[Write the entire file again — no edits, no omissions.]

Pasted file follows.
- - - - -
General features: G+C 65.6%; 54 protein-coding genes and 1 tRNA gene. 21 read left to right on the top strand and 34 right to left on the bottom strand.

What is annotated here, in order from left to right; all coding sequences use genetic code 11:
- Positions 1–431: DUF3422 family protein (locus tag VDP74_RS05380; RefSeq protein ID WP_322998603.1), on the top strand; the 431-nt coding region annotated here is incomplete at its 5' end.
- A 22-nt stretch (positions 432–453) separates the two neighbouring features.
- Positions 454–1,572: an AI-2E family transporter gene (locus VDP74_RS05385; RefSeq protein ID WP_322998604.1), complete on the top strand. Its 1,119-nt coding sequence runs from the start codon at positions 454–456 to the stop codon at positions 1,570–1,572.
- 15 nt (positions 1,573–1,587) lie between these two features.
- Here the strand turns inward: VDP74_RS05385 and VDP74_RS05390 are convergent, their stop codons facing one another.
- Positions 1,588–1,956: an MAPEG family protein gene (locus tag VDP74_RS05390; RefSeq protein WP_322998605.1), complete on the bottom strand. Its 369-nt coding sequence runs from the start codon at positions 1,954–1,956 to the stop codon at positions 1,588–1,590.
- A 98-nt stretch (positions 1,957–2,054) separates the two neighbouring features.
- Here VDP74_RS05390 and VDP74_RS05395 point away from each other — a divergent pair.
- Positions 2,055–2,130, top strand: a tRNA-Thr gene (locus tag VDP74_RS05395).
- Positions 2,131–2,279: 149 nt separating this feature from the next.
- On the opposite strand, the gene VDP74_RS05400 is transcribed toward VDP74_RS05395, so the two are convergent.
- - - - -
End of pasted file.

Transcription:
General features: G+C 65.6%; 54 protein-coding genes and 1 tRNA gene. 21 read left to right on the top strand and 34 right to left on the bottom strand.

What is annotated here, in order from left to right; all coding sequences use genetic code 11:
- Positions 1–431: DUF3422 family protein (locus tag VDP74_RS05380; RefSeq protein ID WP_322998603.1), on the top strand; the 431-nt coding region annotated here is incomplete at its 5' end.
- A 22-nt stretch (positions 432–453) separates the two neighbouring features.
- Positions 454–1,572: an AI-2E family transporter gene (locus VDP74_RS05385; RefSeq protein ID WP_322998604.1), complete on the top strand. Its 1,119-nt coding sequence runs from the start codon at positions 454–456 to the stop codon at positions 1,570–1,572.
- 15 nt (positions 1,573–1,587) lie between these two features.
- Here the strand turns inward: VDP74_RS05385 and VDP74_RS05390 are convergent, their stop codons facing one another.
- Positions 1,588–1,956: an MAPEG family protein gene (locus tag VDP74_RS05390; RefSeq protein WP_322998605.1), complete on the bottom strand. Its 369-nt coding sequence runs from the start codon at positions 1,954–1,956 to the stop codon at positions 1,588–1,590.
- A 98-nt stretch (positions 1,957–2,054) separates the two neighbouring features.
- Here VDP74_RS05390 and VDP74_RS05395 point away from each other — a divergent pair.
- Positions 2,055–2,130, top strand: a tRNA-Thr gene (locus tag VDP74_RS05395).
- Positions 2,131–2,279: 149 nt separating this feature from the next.
- On the opposite strand, the gene VDP74_RS05400 is transcribed toward VDP74_RS05395, so the two are convergent.